x2          Duplicate each element.
:Ḋ          Each element divided by the input with the first element removed,
            as integer, so there is a 0 only if some element in the duplicated
            list is less than the corresponding element in the other.
            There are also elements left unchanged, but it doesn't matter as
            the input is all positive.
Ṃ           Minimum in the list.
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10
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JavaScript (ES6), 34 30 bytes

a=>!a.some((e,i)=>e>a[i-1>>1])

Edit: Fixing my code for the spec clarification cost 1 byte, so thanks to @edc65 for saving 4 bytes.

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  • \$\begingroup\$ It fails testcase 2 [93, 15, 87, 7, 15, 5] and 6 [5, 5, 5, 5, 5, 5, 5, 5] \$\endgroup\$ – edc65 Jul 11 '16 at 8:35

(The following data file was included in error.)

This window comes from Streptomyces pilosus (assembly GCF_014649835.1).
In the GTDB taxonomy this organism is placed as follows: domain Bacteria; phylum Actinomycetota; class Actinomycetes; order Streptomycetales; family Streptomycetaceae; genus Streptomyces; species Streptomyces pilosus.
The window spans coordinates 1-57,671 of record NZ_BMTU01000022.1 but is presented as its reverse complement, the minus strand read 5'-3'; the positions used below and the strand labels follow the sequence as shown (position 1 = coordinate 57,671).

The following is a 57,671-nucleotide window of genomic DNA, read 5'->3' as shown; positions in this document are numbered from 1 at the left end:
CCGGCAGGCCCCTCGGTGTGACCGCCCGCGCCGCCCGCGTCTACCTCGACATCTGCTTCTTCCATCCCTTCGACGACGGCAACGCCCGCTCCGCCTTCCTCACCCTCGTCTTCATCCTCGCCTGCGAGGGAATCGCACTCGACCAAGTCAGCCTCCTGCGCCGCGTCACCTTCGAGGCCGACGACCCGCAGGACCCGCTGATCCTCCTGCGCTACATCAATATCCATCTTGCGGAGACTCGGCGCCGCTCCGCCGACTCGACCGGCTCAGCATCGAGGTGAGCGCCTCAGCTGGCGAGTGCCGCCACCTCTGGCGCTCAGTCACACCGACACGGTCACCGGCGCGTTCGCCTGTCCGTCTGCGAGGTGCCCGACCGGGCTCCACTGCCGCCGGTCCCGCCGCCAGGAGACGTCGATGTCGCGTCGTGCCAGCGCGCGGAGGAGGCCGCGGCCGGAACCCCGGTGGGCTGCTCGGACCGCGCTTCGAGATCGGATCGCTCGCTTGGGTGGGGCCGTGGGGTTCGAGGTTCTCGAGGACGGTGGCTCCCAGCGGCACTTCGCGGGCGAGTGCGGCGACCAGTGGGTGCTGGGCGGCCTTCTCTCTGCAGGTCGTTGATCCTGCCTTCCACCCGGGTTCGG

• \$\begingroup\$ This works better and is 3 char shorter a=>!a.some((e,i)=>e>a[i-1>>1]) \$\endgroup\$ – edc65 Jul 11 '16 at 8:40
  • 1
    \$\begingroup\$ @edc65 Those testcases were added after I wrote my answer. \$\endgroup\$ – Neil Jul 11 '16 at 8:59
5
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Haskell, 33 bytes

f(a:b)=and$zipWith(<=)b$a:b<*"xx"

or

and.(zipWith(<=).tail<*>(<*"xx"))
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4
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J, 24 bytes

*/@:<:]{~0}:@,<.@-:@i.@#

Explanation

*/@:<:]{~0}:@,<.@-:@i.@#  Input: s
                       #  Count of s
                    i.@   Create range [0, 1, ..., len(s)-1]
                 -:@      Halve each
              <.@         Floor each
         0   ,            Prepend a zero to it
          }:@             Remove the last value to get the parent indices of each
      ]                   Identity function to get s
       {~                 Take the values from s at the parent indices
    <:                    For each, 1 if it is less than or equal to its parent else 0
*/@:                      Reduce using multiplication and return
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3